A Walk on the Weird Side: The Fascinating World of Fringe
Have you ever wondered where your life might have gone if you’d made some different choices along the way? What if I’d taken that job that I always regretted turning down? What if I’d gotten up the nerve to talk to the cute guy or girl I saw at that bar? Ever contemplated what the world would be like if certain key moments in our evolution and history had turned out differently or just not happened at all?
Thoughts like these are bound to spring up in our lives when we’re forced to make only one decision or another, as is usually the case. Certain choices lead us down particular paths, paths which may deviate quite dramatically if we had made another choice. Might we feel better about some of our decisions if we could get a glimpse of a world in which we made an alternate decision? What about if we could look into worlds where each of the possible choices was playing out simultaneously?
As crazy as this may sound it might not be quite as far-fetched as it seems. According to the many-worlds theory of quantum mechanics, which studies the smallest elementary particles such as atoms along with their smaller constituent protons and electrons, which exist in an infinitesimally tiny realm ruled by fuzzy probability, there exists an infinite number of parallel realities in which every possible outcome is playing out. The many-worlds theory posits the existence of an infinite number of parallel universes, many of which may very well be populated by alternate versions of ourselves, some virtually identical and others different in subtle and radical ways. These differences may be the result of random and unforeseen changes in our genetics or our upbringing and environment or they may be the cumulative result of these alternate selves making different choices over the course of their lives.
The idea of alternate realities and parallel universes is nothing new to the realms of science and science fiction. Popular film and television have often made use of this inherently appealing concept to explore the idea of “what if” scenarios where different key choices were made and events, both personal and historical, played out differently. Still, perhaps few films or shows have explored the parallel universe idea as thoroughly or as satisfyingly as the criminally overlooked series Fringe. Co-created by J.J. Abrams and premiering in 2008 when Abrams’ other show Lost was still holding tv viewers in its mysterious sway, Fringe was initially stamped as a spooky procedural show heavily indebted to the X-Files in its episodic investigations of weird and freakishly gruesome paranormal occurrences. The similarities continued in the lead character of FBI special agent Olivia Dunham (played by the wonderful Anna Torv), initially painted as a pseudo-successor to The X-Files own Special Agent Dana Scully.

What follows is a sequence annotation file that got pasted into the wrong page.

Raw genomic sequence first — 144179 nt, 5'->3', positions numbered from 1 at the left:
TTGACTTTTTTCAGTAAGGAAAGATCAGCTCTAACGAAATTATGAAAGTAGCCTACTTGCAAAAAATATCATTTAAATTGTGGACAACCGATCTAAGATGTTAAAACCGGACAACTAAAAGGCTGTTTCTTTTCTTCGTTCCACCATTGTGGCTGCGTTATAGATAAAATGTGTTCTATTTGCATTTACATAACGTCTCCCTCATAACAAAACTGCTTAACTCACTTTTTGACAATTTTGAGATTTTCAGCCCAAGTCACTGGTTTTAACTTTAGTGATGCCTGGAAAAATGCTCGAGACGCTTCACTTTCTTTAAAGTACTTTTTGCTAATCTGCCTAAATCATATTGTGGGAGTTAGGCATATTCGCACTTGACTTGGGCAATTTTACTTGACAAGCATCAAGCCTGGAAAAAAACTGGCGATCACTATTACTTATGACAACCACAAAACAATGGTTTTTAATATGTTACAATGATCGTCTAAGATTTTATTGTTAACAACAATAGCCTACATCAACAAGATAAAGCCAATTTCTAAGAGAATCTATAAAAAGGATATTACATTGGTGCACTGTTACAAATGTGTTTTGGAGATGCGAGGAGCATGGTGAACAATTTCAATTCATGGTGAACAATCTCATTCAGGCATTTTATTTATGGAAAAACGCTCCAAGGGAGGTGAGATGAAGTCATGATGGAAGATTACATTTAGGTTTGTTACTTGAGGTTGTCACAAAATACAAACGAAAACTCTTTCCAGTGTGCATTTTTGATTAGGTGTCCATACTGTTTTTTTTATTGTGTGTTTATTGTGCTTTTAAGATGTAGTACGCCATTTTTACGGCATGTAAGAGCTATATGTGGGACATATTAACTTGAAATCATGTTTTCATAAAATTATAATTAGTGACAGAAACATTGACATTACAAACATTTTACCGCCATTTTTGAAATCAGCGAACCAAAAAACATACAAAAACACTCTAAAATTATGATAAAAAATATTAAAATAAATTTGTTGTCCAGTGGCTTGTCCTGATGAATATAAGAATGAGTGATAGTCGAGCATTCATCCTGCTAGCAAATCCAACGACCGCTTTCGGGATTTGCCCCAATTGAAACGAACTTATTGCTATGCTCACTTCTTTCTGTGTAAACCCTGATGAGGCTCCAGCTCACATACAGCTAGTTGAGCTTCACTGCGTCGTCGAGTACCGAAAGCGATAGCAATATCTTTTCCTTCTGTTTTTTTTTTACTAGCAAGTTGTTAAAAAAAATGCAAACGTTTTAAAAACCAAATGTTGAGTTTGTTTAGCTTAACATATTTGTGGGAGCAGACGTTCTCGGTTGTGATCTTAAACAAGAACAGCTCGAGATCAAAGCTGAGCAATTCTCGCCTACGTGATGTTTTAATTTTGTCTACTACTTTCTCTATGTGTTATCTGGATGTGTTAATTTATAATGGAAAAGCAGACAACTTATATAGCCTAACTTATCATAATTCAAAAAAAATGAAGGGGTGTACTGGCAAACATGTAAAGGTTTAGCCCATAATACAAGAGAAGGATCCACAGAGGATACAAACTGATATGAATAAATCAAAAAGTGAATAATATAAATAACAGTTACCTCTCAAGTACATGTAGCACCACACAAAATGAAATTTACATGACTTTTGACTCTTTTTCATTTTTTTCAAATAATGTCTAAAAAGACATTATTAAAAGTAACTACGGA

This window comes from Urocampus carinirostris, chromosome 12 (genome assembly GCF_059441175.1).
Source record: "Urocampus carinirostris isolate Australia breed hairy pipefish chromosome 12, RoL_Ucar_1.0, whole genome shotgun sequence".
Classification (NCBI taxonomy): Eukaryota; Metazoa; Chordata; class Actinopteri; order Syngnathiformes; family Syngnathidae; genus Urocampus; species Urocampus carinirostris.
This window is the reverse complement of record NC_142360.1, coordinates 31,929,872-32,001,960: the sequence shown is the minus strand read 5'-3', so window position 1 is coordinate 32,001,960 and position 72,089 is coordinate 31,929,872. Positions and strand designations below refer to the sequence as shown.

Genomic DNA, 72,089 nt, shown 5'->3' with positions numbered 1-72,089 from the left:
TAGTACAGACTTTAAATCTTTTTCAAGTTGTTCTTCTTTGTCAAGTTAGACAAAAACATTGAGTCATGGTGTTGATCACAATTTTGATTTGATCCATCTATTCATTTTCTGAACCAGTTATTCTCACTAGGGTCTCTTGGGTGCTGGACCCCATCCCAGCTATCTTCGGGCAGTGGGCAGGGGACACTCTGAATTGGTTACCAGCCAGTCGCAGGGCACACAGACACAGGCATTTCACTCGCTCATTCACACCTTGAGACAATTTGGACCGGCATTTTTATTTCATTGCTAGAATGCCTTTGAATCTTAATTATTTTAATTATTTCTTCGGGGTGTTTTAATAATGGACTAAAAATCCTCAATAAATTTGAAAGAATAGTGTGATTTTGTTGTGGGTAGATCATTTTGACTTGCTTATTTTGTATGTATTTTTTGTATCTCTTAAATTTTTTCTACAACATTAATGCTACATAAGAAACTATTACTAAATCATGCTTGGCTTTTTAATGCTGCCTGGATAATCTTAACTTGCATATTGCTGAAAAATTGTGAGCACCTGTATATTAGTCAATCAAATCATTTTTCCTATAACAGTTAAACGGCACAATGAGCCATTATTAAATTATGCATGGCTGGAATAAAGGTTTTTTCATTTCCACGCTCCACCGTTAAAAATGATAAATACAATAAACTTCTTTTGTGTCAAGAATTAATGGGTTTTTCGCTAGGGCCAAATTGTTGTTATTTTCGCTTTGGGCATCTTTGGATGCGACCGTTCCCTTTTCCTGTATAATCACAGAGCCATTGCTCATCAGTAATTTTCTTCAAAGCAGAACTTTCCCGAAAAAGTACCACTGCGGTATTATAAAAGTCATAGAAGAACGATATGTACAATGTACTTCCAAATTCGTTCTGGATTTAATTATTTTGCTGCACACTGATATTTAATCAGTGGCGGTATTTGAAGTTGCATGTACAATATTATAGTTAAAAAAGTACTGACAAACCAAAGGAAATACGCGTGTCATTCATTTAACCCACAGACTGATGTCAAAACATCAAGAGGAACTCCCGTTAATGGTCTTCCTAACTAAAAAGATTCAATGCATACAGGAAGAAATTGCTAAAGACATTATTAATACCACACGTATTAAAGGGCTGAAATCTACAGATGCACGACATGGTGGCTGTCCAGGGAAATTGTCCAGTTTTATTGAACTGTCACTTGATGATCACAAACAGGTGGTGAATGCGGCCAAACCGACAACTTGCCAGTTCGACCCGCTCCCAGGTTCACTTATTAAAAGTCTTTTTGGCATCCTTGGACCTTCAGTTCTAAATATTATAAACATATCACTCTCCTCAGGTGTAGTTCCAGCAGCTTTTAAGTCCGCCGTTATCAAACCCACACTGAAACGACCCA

Despite these similarities, Fringe dealt with occurrences more rooted in scientific concepts as opposed to flat out paranormal or extraterrestrial phenomena. As the title indicates, the series revolves around phenomena at the very fringes of scientific progress including, among other things, telekinesis, pyrokinesis, thought control, reanimation, and cross-species transgenics along with some particularly nasty biological weapons. To help her make sense of these bizarre occurrences, Olivia enlists the help of a former scientific researcher, Walter Bishop, a man billed as the successor to Albert Einstein, whose work in the ’70s and ’80s in the area of Fringe science has ties to most of the recent events. The only problem is that Bishop’s spent the last seventeen years wasting away in a mental institution and can only be signed out by his equally brilliant but somewhat shady son, Peter Bishop. Together, these three disparate individuals investigate “The Pattern”, the string of interrelated and freakish events in which someone seems to be experimenting but using the whole world as their lab, usually with deadly and gruesome results.